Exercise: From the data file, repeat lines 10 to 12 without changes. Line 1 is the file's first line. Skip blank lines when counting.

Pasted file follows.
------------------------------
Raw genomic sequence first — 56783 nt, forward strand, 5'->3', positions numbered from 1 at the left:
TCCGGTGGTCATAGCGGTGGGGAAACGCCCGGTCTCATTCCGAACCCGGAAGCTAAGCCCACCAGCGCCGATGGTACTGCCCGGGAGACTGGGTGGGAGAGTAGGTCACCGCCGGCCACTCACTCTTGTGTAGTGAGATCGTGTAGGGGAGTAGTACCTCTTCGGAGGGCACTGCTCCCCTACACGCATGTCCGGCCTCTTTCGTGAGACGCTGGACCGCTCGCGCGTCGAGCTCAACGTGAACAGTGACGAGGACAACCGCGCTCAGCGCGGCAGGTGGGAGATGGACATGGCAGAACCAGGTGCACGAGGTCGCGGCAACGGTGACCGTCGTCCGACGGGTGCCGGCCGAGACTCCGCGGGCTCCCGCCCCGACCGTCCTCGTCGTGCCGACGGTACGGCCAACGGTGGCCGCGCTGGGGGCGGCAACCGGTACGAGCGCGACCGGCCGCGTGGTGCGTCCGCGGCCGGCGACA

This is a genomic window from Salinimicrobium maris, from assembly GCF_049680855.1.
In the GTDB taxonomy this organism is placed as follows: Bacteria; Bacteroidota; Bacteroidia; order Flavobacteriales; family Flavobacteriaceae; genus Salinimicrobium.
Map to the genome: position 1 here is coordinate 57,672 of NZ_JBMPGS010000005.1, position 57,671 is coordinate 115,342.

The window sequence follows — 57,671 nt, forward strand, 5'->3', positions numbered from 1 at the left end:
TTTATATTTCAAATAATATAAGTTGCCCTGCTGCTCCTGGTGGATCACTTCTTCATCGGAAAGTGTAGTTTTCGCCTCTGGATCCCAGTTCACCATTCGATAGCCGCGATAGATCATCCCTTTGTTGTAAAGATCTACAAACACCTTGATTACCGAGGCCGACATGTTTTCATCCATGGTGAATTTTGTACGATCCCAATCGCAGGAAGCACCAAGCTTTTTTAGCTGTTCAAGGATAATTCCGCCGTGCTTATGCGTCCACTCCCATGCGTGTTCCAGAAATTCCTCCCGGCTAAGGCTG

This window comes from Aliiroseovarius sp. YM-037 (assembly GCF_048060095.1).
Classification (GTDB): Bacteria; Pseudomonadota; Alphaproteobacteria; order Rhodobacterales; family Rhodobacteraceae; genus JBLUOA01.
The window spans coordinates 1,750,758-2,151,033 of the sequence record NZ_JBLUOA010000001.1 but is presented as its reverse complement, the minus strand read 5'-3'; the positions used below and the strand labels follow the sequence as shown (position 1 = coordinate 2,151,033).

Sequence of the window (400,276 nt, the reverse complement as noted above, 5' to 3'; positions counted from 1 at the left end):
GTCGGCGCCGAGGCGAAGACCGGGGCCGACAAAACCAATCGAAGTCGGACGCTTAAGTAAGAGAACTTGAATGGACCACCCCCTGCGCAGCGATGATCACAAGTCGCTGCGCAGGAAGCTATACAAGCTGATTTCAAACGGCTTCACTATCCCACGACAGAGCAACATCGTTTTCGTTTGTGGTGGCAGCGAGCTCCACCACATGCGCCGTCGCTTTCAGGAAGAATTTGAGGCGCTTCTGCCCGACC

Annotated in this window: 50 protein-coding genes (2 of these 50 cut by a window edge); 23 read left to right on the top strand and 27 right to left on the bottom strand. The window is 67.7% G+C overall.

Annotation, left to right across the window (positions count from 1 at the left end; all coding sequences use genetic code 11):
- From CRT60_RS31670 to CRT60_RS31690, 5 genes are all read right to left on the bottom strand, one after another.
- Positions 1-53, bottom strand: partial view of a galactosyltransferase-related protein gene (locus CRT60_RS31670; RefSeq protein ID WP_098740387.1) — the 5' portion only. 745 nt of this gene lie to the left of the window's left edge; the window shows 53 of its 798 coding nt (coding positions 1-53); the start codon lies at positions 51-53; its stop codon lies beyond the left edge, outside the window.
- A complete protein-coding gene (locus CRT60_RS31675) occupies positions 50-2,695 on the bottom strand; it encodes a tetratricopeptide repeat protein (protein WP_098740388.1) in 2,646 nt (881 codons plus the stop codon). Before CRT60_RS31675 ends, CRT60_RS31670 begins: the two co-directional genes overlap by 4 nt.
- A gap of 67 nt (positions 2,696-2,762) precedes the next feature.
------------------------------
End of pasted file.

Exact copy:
The window spans coordinates 1,750,758-2,151,033 of the sequence record NZ_JBLUOA010000001.1 but is presented as its reverse complement, the minus strand read 5'-3'; the positions used below and the strand labels follow the sequence as shown (position 1 = coordinate 2,151,033).

Sequence of the window (400,276 nt, the reverse complement as noted above, 5' to 3'; positions counted from 1 at the left end):
GTCGGCGCCGAGGCGAAGACCGGGGCCGACAAAACCAATCGAAGTCGGACGCTTAAGTAAGAGAACTTGAATGGACCACCCCCTGCGCAGCGATGATCACAAGTCGCTGCGCAGGAAGCTATACAAGCTGATTTCAAACGGCTTCACTATCCCACGACAGAGCAACATCGTTTTCGTTTGTGGTGGCAGCGAGCTCCACCACATGCGCCGTCGCTTTCAGGAAGAATTTGAGGCGCTTCTGCCCGACC